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Destigmatising being a victim of Intimate Partner Violence

This article is written by a student writer from the Her Campus at UCT chapter.

TRIGGER WARNING: Sexual assault and abuse

Being a victim of Intimate Partner Violence (IPV) has commonly been associated with shame and weakness. Although we’re seeing more people speak out about this issue, there is still a long way to go, especially in a country like South Africa, which is ridden with poverty, inequality and femicide. The first step to bringing about this change where victims are not afraid to speak up, is dissociating the word ‘victim’ with negativity.

What is IPV and how does it affect the victim?

The 2011 Social Issue Report defines IPV, also known as domestic violence, as “a wilful single occurrence or a pattern of abusive behaviour employing coercion, threat, intimidation, isolation, power or fear that results in physical, psychological or emotional trauma”. IPV behaviours include physical violence, sexual violence, stalking, and psychological aggression. This abusive behaviour applies to both current and former spouses or partners.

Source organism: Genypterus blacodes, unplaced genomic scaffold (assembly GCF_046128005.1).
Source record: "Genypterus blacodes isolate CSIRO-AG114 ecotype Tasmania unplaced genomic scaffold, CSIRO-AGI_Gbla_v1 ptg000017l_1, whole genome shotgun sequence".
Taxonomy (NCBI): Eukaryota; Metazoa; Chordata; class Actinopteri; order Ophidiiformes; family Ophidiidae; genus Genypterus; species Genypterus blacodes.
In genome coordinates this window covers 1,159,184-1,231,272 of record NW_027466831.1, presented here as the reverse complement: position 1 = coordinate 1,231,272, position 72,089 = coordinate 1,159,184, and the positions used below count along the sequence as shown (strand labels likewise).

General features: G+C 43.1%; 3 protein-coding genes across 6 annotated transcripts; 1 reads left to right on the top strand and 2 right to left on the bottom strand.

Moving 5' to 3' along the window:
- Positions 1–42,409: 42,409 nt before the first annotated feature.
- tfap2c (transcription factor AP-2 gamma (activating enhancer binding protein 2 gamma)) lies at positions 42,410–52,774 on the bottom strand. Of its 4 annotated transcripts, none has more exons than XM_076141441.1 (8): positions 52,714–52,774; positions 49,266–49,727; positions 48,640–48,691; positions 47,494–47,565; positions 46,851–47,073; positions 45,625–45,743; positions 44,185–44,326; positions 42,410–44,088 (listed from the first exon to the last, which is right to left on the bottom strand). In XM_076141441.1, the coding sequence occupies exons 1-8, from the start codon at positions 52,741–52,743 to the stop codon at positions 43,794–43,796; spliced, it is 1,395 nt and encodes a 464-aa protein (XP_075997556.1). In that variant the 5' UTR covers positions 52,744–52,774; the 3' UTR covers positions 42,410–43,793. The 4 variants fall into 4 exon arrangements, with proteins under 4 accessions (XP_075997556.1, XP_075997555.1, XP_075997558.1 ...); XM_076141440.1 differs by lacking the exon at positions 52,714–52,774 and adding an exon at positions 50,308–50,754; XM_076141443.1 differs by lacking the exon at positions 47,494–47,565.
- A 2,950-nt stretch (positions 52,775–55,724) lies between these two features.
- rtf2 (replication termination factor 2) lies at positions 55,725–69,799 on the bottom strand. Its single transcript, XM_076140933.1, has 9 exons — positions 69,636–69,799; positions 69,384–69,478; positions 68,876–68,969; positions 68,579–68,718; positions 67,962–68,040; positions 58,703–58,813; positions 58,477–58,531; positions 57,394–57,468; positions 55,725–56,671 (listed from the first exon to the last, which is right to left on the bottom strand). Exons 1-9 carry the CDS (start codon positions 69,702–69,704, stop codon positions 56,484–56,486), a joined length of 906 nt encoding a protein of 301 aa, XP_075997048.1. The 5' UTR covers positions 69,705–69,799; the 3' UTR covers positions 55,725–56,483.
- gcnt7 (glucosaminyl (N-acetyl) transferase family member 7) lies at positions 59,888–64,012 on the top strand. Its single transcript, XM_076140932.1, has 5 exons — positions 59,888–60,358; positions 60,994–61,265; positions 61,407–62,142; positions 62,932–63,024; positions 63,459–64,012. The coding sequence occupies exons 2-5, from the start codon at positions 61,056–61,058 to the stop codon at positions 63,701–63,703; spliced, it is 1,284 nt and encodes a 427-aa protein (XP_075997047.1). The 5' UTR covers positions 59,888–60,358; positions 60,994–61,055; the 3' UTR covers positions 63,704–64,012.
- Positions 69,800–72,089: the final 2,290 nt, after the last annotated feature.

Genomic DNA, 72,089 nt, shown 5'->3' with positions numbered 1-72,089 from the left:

IPV is a term less spoken of although very common, especially in South Africa. People are more familiar with the term Gender-Based Violence (GBV). Saferspaces defines GBV as “the general term used to capture violence that occurs as a result of the normative role expectations associated with each gender, along with the unequal power relationships between […] genders, within the context of a specific society”. IPV is therefore a form of GBV, which applies to people in sexual or romantic relationships.